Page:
Edition number 49; dateline 26 January 2012

Finding hope in familiar failings

The sport, leisure and culture sector’s relationship with the health sector has always been characterised by a modicum of uncertainty. On the one hand, sport, leisure and culture has been keen to remain steadfast in its conviction that all the many and varied services it provides – from sports pitches and children’s play to national galleries and natural greenspace – have intrinsic value as part of the nation’s collective quality of life. On the other hand sport, leisure and culture has viewed health, a sector that is confident of its position at the centre of national policy and is funded on a scale to match this political status, as a potentially powerful ally in its own continuous hunt for resources and influence.

While keen to be seen to be confident of its own validity, the sport, leisure and culture sector has earnestly and eagerly tried to make a convincing case for the contribution that it can make to health promotion and preventative medicine. Give us a tiny fraction of your budget, goes the argument, and we will deliver long-term results that will demonstrate the practical and financially beneficial value of investment in what we do; a sort of ‘build it (for us)’ and ‘they won’t come (to you)’ scenario.

The evidence in support of the efficacy of sport, leisure and culture is widely respected within the health sector and, not surprisingly, it is an issue that The Leisure Review has visited regularly. Most recently Dr William Bird’s presentation to the 2011 Sport and Recreation Association (they’ll still be the CCPR to us for a while yet) saw a medic presenting the case as if to an audience of medics. If we had a drug that was as effective as physical activity, he argued, only an idiot would not prescribe it. And yet this idiotic behaviour, as defined by a highly respected medical practitioner with a nationally recognised standing in the field of health promotion, continues across the NHS.

We are left to conclude that the attempts by the sport, leisure and culture sector to find some purchase within the health sector have met with little success. We could speculate on the reasons for that – not having a properly functioning national representative professional body for best part of a decade (a situation that may well be continuing depending upon your views and your sources) will not have helped; nor will the declining sports participation figures following years of ambitious projections and confident talk from politicians and senior sports figures – but we are, as Brailsford puts it so succinctly, where we are. While the flawed ambitions and misguided implementation of the London 2012 legacy may yet prove to be the final nail in the prospect of any attempts by sport, leisure and culture to get its hands on some health-related support, we still have to try.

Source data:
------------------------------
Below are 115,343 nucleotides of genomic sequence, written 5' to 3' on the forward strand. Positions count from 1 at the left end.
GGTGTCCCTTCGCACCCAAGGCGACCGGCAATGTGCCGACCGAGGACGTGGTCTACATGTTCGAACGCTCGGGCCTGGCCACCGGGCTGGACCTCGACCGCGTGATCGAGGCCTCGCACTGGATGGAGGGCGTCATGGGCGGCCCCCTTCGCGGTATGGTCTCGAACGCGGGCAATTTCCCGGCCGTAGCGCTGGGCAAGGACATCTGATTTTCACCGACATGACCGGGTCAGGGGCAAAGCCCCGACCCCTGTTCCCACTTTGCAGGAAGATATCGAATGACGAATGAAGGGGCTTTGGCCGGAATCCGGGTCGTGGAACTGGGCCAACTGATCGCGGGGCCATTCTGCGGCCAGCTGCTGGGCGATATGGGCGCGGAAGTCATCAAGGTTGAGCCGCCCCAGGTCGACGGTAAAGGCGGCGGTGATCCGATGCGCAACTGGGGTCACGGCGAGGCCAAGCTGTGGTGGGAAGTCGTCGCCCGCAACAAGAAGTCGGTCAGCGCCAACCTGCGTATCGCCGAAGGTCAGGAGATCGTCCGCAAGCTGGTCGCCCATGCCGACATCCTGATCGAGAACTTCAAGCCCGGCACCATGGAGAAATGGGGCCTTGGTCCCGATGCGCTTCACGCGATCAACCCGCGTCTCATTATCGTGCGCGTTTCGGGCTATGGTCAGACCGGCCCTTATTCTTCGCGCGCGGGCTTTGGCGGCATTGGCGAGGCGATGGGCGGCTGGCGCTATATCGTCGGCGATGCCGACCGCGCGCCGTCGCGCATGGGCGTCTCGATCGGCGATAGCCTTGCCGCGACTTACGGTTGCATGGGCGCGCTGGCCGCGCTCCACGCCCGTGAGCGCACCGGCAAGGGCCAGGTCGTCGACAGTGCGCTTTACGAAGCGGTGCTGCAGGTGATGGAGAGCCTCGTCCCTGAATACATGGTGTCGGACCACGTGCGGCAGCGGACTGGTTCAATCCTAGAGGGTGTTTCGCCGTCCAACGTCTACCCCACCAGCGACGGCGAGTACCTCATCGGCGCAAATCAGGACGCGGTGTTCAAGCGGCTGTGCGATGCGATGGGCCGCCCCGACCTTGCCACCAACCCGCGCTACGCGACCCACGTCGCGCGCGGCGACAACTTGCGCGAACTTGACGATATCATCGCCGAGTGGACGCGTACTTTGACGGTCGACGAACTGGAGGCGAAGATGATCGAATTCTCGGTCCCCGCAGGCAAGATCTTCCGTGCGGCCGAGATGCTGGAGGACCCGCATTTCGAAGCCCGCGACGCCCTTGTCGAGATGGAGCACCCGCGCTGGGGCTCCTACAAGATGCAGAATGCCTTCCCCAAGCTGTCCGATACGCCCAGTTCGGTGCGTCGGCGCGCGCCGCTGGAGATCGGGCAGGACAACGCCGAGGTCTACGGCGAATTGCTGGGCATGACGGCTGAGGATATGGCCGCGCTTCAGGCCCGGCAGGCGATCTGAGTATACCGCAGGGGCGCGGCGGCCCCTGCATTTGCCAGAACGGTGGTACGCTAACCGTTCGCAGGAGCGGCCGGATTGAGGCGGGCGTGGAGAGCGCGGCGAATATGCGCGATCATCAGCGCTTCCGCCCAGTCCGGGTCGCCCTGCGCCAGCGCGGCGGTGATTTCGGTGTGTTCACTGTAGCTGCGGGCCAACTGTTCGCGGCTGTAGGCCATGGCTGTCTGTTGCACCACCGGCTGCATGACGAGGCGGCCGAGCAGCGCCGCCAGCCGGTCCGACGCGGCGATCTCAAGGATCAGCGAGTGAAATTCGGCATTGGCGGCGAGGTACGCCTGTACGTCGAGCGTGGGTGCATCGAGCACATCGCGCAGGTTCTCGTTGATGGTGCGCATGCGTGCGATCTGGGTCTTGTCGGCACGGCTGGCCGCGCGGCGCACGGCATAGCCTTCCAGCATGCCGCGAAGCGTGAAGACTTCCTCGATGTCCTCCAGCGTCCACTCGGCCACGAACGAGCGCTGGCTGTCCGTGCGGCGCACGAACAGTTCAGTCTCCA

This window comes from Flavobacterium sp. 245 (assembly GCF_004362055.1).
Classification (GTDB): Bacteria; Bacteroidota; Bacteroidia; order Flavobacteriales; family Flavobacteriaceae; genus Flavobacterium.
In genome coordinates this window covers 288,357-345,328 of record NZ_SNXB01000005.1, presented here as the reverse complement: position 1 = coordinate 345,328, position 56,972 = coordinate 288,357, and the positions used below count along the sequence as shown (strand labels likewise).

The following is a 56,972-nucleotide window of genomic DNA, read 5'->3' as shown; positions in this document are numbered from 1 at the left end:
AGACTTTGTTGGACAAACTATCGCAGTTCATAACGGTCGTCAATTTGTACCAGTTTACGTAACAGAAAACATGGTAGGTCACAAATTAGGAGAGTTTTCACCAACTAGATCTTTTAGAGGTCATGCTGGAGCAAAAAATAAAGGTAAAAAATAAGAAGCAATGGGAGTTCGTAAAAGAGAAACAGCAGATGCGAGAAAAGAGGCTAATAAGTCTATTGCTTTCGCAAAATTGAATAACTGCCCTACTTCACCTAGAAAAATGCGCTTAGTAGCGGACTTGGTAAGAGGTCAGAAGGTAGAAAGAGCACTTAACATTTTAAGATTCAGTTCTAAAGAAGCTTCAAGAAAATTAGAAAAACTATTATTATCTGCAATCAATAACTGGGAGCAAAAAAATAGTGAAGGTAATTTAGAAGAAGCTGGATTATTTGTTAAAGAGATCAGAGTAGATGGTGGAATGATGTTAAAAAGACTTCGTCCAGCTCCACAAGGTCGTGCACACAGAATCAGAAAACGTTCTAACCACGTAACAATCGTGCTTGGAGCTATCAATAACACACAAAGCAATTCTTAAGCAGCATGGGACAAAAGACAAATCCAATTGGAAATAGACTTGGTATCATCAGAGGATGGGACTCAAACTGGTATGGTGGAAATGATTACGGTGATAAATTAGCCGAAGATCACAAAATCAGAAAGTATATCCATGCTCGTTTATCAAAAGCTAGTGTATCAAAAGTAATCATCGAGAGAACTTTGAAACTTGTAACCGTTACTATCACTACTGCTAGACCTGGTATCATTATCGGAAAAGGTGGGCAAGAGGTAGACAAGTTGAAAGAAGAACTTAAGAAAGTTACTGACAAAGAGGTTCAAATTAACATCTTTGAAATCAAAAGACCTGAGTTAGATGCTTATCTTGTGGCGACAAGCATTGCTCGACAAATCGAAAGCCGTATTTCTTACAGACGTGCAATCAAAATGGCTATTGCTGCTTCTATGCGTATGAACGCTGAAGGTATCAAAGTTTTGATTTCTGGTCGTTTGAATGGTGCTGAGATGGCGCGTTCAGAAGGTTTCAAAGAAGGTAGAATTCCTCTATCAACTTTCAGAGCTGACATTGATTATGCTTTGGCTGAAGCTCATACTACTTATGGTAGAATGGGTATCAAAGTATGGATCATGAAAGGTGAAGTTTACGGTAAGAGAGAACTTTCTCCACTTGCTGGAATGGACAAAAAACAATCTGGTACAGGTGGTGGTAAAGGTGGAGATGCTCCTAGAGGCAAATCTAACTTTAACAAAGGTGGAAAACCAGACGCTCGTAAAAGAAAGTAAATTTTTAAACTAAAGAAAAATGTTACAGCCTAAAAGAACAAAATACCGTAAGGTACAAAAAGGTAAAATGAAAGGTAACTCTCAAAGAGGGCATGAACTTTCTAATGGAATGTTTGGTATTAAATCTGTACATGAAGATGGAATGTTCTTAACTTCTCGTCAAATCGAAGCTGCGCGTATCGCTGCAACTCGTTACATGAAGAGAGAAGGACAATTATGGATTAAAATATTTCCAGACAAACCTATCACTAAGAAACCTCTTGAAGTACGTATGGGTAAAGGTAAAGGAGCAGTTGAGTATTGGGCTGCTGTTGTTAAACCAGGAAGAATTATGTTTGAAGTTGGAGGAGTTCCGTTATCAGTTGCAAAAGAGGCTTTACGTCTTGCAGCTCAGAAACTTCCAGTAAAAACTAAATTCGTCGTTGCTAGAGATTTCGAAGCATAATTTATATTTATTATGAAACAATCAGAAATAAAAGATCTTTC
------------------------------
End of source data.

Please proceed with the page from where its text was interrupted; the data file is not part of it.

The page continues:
However, as Charlie Foster explained to The Leisure Review for this issue, all may not be lost. It seems that the short-term approach to politics, previously berated ad nauseam on this page (see TLR editorials passim), which has done so much damage to our nation never mind our sector, has brought itself to bear within the health service. General practitioners are now required to operate their practices as quasi-autonomous business units, a process that is currently being expanded by the current government to the confusion of all concerned. Under the new structures GPs’ prescribing habits are more likely than ever to be driven by economic self-interest; and an economic self-interest with a short attention span to boot.

Under this system sport, leisure and culture still has to make its case and make it to a different health audience: local or regional GP practices rather than national policy-makers. On the one hand we’re back where we started but with a different set of problems and even further away from a feasible set of solutions. On the other, we’re still making a case for sport, leisure and culture but this time it is about health’s funding rather than ours. Where once sport, leisure and culture assumed that medics would be central to persuading central policy-makers to fund their services, now sport, leisure and culture can appeal directly to health providers, making an appeal based on simple economic self-interest.

This new approach may well require sport, leisure and culture professionals (and whoever currently purports to represent them) to master a new set of skills and a new set of data. It may also mean that we are no closer to national politicians recognising the simple truth that sport, leisure and culture is good for health and good for the National Health Service. But it does offer sport, leisure and culture in all its guises – from cricket to canasta – a new approach and, given the success we’ve had with the old approach, that feels like progress.


Jonathan Ives

The Leisure Review interview with Charlie Foster is available in the February 2012 issue.


letter from the editor
The Leisure Review editorial

last edition


other news

contact the editor


“Where once sport, leisure and culture assumed that medics would be central to persuading central policy-makers to fund their services, now sport, leisure and culture can appeal directly to health providers, making an appeal based on simple economic self-interest.”

Day by day: physical activity can be designed into daily living

an independent view for the leisure industry

front page


back issues





about us

contact us

back page